What is Urban Greening?
I was inspired by a talk at a Royal Horticultural Show earlier this year about urban greening. We heard about the effect of concreting or bricking over drives and how it affects the movement of rain and how flooding can occur. In fact there are local authority regulations related to the maximum area of any front garden can be covered, you should look at your local county council’s website.
We were shown photographs of gardens before and after and were impressed at how much more interesting drives could look with just a little design and planting.
Being aware and taking action to reduce the risk of flooding to property may even bring insurance premiums down. To find out more about how you can prepare and protect your property from flooding, visit the Environment Agency ‘How can I be prepared?’ web page.
Could urban greening be an advantage to your property? The RHS have a website page with that information, it is in print form as well.
Our drive is paved with gravel between the paving and we have grown thyme from seed and planted it this autumn. Nothing much to see at the moment but we’ll add images next summer to show the difference. Other plants we could use are bugle, thyme serpyllum, creeping jenny.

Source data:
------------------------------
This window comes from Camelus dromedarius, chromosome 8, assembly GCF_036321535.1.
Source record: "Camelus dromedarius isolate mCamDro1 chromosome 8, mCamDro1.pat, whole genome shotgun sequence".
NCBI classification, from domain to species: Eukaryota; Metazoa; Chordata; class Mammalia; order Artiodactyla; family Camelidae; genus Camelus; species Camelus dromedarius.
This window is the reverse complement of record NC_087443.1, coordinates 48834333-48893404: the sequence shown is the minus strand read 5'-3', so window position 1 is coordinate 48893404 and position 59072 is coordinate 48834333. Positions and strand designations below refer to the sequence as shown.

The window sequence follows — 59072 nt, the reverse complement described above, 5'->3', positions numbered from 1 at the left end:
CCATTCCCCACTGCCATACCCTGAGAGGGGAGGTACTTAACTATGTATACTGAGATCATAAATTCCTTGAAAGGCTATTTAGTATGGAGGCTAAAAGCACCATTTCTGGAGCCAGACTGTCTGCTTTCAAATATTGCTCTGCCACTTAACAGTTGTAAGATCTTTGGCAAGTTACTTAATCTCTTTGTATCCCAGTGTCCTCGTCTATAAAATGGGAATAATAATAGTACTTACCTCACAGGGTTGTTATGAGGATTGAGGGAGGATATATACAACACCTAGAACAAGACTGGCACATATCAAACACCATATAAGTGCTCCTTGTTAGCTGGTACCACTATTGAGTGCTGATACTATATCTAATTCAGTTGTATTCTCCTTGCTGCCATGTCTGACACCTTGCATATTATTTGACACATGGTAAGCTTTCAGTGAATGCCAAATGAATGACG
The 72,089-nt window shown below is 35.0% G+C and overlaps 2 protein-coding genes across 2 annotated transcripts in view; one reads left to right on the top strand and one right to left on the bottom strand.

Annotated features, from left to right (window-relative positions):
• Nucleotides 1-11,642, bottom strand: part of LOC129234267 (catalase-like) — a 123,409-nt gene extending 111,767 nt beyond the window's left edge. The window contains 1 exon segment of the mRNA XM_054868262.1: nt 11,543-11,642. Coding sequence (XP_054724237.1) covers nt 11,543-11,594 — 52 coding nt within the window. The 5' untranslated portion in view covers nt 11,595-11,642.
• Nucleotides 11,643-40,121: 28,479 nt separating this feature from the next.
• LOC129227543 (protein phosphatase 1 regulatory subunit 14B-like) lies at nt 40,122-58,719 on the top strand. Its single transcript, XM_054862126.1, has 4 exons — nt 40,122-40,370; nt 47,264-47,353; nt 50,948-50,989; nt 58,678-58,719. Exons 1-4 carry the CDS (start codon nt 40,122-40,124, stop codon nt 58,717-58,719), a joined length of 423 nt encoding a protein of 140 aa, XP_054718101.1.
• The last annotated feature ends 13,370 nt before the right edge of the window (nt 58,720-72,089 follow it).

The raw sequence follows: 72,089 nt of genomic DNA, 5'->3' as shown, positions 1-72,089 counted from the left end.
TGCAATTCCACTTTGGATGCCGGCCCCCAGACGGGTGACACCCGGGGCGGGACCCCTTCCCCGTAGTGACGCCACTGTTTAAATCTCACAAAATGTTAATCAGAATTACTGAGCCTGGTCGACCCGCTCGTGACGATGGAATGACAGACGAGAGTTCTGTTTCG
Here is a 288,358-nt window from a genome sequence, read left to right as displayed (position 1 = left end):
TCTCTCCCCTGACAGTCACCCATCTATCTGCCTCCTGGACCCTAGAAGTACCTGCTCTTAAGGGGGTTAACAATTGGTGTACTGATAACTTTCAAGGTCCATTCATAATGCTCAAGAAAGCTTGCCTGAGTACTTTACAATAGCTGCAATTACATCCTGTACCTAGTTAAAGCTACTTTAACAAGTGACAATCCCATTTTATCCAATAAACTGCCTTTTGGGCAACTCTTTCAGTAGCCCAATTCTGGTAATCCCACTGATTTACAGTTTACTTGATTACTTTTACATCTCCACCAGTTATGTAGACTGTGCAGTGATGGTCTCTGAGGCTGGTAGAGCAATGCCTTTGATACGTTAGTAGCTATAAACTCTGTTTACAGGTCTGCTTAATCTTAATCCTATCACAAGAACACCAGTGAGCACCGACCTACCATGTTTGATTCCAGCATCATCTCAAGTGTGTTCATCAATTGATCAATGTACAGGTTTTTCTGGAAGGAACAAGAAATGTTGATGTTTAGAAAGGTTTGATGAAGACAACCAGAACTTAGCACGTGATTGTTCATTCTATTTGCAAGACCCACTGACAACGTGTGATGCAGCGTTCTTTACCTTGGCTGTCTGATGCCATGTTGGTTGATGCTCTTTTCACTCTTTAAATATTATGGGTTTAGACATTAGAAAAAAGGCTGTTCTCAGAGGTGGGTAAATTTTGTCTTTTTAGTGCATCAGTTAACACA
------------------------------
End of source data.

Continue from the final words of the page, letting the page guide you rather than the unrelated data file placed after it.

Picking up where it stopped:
Common Name: Creeping jenny
Skill Level: Beginner
Exposure: Full sun, Partial shade
Soil type: Well-drained/light, Moist, Boggy
Time to plant seeds: March to May
Time to divide plants: September to May
Flowering period: May to August
Creeping jenny is a useful plant all around the garden. The prostrate, creeping stems make excellent ground cover around pond margins and, being evergreen, are useful for concealing the edges of pond liners. They also infiltrate pondside plants or those growing in a damp border, filling gaps and providing winter interest after other perennials have died down
www.ourfrontgarden.com is an ongoing record of the renovation and care of a front garden in a garden city in the UK.
Val Reynolds, Editor